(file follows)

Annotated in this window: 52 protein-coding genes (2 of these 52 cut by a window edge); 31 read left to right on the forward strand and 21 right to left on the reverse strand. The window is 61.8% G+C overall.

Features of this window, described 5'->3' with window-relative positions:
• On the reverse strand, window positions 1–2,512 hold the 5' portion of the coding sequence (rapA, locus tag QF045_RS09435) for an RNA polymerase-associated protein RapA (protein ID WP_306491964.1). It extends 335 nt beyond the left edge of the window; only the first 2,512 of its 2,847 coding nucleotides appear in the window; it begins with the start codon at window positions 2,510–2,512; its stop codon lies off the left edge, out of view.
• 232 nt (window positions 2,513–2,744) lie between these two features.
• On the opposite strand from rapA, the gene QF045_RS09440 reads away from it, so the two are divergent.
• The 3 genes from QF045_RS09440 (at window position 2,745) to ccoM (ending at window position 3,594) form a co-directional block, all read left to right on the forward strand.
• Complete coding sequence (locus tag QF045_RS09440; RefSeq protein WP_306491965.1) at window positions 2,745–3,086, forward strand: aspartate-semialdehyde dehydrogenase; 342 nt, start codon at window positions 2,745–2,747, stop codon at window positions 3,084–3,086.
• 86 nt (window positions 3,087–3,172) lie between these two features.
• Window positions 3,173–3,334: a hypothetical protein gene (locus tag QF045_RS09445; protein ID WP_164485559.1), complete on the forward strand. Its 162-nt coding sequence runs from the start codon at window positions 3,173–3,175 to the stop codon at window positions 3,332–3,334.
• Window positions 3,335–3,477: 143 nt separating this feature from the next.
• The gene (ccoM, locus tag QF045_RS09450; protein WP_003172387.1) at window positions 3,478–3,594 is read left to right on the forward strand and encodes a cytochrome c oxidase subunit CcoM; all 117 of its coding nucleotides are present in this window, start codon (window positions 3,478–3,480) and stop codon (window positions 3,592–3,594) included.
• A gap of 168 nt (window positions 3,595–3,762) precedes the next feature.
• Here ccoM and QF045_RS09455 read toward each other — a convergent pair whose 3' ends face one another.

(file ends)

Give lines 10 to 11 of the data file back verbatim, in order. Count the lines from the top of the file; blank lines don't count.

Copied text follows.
• Window positions 3,335–3,477: 143 nt separating this feature from the next.
• The gene (ccoM, locus tag QF045_RS09450; protein WP_003172387.1) at window positions 3,478–3,594 is read left to right on the forward strand and encodes a cytochrome c oxidase subunit CcoM; all 117 of its coding nucleotides are present in this window, start codon (window positions 3,478–3,480) and stop codon (window positions 3,592–3,594) included.